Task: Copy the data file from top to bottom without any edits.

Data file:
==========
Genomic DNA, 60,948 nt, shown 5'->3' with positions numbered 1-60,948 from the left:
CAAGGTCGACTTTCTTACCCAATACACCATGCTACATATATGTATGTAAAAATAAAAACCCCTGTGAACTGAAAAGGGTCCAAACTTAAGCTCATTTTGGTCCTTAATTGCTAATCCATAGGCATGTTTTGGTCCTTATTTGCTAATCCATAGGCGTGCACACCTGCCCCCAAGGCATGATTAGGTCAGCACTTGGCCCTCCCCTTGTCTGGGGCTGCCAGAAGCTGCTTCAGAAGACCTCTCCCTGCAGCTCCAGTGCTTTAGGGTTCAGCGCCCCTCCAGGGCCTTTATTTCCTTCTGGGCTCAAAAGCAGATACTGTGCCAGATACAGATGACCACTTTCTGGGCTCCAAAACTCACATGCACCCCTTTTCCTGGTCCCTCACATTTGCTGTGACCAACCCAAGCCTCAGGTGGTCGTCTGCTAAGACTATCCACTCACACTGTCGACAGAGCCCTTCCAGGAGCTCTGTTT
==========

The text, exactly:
Genomic DNA, 60,948 nt, shown 5'->3' with positions numbered 1-60,948 from the left:
CAAGGTCGACTTTCTTACCCAATACACCATGCTACATATATGTATGTAAAAATAAAAACCCCTGTGAACTGAAAAGGGTCCAAACTTAAGCTCATTTTGGTCCTTAATTGCTAATCCATAGGCATGTTTTGGTCCTTATTTGCTAATCCATAGGCGTGCACACCTGCCCCCAAGGCATGATTAGGTCAGCACTTGGCCCTCCCCTTGTCTGGGGCTGCCAGAAGCTGCTTCAGAAGACCTCTCCCTGCAGCTCCAGTGCTTTAGGGTTCAGCGCCCCTCCAGGGCCTTTATTTCCTTCTGGGCTCAAAAGCAGATACTGTGCCAGATACAGATGACCACTTTCTGGGCTCCAAAACTCACATGCACCCCTTTTCCTGGTCCCTCACATTTGCTGTGACCAACCCAAGCCTCAGGTGGTCGTCTGCTAAGACTATCCACTCACACTGTCGACAGAGCCCTTCCAGGAGCTCTGTTT